May 9, 2016 - I’m a married adult female with two kids living in the Southeast. But my vivid imagination can quickly take me to a place where I turn into a single, older adult, living in a multi-story, multi-family apartment building in the middle of New York City in the days immediately after Sandy bore down on the City. There is no light in my apartment because there is no electricity. The food in my refrigerator is running low, but I’m not able to descend the four flights of stairs to get out on the street to go to the grocery store or the corner market. I have a week’s worth of my medication left, but now is usually the time that I call my doctor’s office for a refill. What should I do?
What I have described here is not too terribly far from the truth that many older adults faced in the days and weeks following Hurricane Sandy. Thankfully, the New York Academy of Medicine, under Lindsay Goldman’s leadership, took the issue of older adults and disasters to heart. She spent a year and a half researching older adult needs and prepared a stellar report Resilient Communities: Empowering Older Adults in Disasters and Daily Life that looks at the needs of older adults following disasters.
Grounded in the experience of Superstorm Sandy, the report compels funders, social service agencies, and other responders to take seriously the needs of older adults. The opening sentence is compelling: “New York City’s 1.4 million people over age 60 and over constitute 17 percent of the city’s total population. This number is projected to increase by 50 percent over the next 20 years.”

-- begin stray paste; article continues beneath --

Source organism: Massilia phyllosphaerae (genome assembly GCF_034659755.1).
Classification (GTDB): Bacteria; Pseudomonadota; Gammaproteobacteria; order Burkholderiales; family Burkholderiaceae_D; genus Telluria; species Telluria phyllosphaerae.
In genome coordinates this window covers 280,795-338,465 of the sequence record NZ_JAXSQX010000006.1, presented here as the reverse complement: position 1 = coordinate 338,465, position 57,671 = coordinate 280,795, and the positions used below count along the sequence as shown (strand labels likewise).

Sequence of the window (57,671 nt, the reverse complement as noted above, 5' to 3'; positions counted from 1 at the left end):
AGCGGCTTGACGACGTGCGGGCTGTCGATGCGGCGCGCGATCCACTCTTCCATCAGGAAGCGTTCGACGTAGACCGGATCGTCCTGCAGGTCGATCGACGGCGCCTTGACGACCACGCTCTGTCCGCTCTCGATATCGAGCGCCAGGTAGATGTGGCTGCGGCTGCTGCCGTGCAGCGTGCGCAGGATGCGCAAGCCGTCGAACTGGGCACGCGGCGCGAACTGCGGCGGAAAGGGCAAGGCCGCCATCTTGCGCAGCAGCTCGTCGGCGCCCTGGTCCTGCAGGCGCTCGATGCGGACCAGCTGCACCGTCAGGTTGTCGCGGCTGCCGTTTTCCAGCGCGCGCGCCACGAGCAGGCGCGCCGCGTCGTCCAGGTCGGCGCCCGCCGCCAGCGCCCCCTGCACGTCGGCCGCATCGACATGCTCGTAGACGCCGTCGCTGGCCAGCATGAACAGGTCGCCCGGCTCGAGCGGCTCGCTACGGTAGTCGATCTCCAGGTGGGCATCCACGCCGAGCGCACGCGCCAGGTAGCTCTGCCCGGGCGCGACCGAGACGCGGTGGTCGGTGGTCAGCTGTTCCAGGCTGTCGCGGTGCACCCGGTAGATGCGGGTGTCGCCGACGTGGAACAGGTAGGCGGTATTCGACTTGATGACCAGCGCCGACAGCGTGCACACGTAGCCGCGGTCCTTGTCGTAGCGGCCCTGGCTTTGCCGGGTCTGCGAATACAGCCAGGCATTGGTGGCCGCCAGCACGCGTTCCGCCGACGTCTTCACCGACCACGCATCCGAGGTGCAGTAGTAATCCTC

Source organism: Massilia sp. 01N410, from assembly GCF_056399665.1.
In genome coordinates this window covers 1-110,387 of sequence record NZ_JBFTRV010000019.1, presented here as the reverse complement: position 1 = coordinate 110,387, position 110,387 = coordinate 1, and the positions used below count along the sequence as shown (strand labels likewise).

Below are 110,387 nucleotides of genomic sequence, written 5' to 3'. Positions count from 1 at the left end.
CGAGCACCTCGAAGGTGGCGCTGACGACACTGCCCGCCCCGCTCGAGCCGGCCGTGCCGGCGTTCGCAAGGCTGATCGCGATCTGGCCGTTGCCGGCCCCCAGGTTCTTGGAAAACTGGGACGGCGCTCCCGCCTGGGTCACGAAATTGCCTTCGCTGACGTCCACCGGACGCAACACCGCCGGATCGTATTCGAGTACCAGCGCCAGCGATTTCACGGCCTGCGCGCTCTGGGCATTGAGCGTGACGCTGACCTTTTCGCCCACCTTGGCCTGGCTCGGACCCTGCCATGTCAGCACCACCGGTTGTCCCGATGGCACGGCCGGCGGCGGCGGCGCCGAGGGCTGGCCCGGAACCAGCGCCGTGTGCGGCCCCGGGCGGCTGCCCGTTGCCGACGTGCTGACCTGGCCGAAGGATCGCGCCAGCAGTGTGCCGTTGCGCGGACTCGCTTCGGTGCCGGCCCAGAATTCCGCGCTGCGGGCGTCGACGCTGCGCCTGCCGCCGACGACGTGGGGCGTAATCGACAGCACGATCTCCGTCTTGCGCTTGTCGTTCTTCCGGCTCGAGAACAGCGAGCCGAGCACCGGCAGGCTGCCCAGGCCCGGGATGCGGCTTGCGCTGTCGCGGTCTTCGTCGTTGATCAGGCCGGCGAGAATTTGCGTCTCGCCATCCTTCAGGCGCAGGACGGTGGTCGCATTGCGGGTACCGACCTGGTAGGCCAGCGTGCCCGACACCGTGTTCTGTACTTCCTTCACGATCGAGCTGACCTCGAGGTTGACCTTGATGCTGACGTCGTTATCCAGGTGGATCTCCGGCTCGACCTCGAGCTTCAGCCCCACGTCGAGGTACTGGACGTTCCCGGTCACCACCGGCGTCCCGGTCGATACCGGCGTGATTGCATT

I’ll quote five of the twelve recommendations from the report here, but hope that you’ll take a moment to read either the eight-page report summary, or the longer, full report.
If your organization actively supports older adults, I encourage you to consider ways to incorporate these disaster preparedness tactics in your efforts by seeking private funding partners. For example, a funder could support local outreach initiatives for those who live in rural areas or are unable to get to assistance sites in a disaster. Targeted funding could train senior adults to play a role in disaster recovery, food security, and livelihood assistance programs. The HelpAge project in Haiti enabled 60-year-olds to help those in their 80s. This project not only trained older adults to act as social workers to the oldest old, it also ensured they were familiar with available services.
I’d love to hear from you about how targeted funding for older adults and disasters has or could make a difference in your work. What would you like to see funders focus on? Please feel free to email me your thoughts at firstname.lastname@example.org.